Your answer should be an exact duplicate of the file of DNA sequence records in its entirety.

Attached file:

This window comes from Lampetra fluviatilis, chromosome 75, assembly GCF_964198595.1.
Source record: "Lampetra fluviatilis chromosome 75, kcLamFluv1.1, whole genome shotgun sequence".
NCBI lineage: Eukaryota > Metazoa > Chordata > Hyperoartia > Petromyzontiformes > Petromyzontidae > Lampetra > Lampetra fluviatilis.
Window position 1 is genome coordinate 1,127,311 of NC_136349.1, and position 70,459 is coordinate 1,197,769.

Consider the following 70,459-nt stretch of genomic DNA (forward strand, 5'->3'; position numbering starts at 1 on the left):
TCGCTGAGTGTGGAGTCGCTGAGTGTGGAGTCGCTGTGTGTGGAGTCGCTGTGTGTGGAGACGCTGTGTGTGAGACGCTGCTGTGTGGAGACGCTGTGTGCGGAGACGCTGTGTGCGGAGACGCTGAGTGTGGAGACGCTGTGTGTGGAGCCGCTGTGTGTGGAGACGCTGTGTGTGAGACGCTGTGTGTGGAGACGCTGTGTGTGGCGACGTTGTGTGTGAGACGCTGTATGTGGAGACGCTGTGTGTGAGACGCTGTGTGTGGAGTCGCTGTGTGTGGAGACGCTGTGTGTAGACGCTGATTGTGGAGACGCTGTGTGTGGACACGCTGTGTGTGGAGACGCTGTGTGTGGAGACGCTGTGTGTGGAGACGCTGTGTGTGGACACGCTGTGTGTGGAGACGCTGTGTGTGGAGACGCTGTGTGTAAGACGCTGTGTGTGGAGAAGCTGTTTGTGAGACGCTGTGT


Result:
This window comes from Lampetra fluviatilis, chromosome 75, assembly GCF_964198595.1.
Source record: "Lampetra fluviatilis chromosome 75, kcLamFluv1.1, whole genome shotgun sequence".
NCBI lineage: Eukaryota > Metazoa > Chordata > Hyperoartia > Petromyzontiformes > Petromyzontidae > Lampetra > Lampetra fluviatilis.
Window position 1 is genome coordinate 1,127,311 of NC_136349.1, and position 70,459 is coordinate 1,197,769.

Consider the following 70,459-nt stretch of genomic DNA (forward strand, 5'->3'; position numbering starts at 1 on the left):
TCGCTGAGTGTGGAGTCGCTGAGTGTGGAGTCGCTGTGTGTGGAGTCGCTGTGTGTGGAGACGCTGTGTGTGAGACGCTGCTGTGTGGAGACGCTGTGTGCGGAGACGCTGTGTGCGGAGACGCTGAGTGTGGAGACGCTGTGTGTGGAGCCGCTGTGTGTGGAGACGCTGTGTGTGAGACGCTGTGTGTGGAGACGCTGTGTGTGGCGACGTTGTGTGTGAGACGCTGTATGTGGAGACGCTGTGTGTGAGACGCTGTGTGTGGAGTCGCTGTGTGTGGAGACGCTGTGTGTAGACGCTGATTGTGGAGACGCTGTGTGTGGACACGCTGTGTGTGGAGACGCTGTGTGTGGAGACGCTGTGTGTGGAGACGCTGTGTGTGGACACGCTGTGTGTGGAGACGCTGTGTGTGGAGACGCTGTGTGTAAGACGCTGTGTGTGGAGAAGCTGTTTGTGAGACGCTGTGT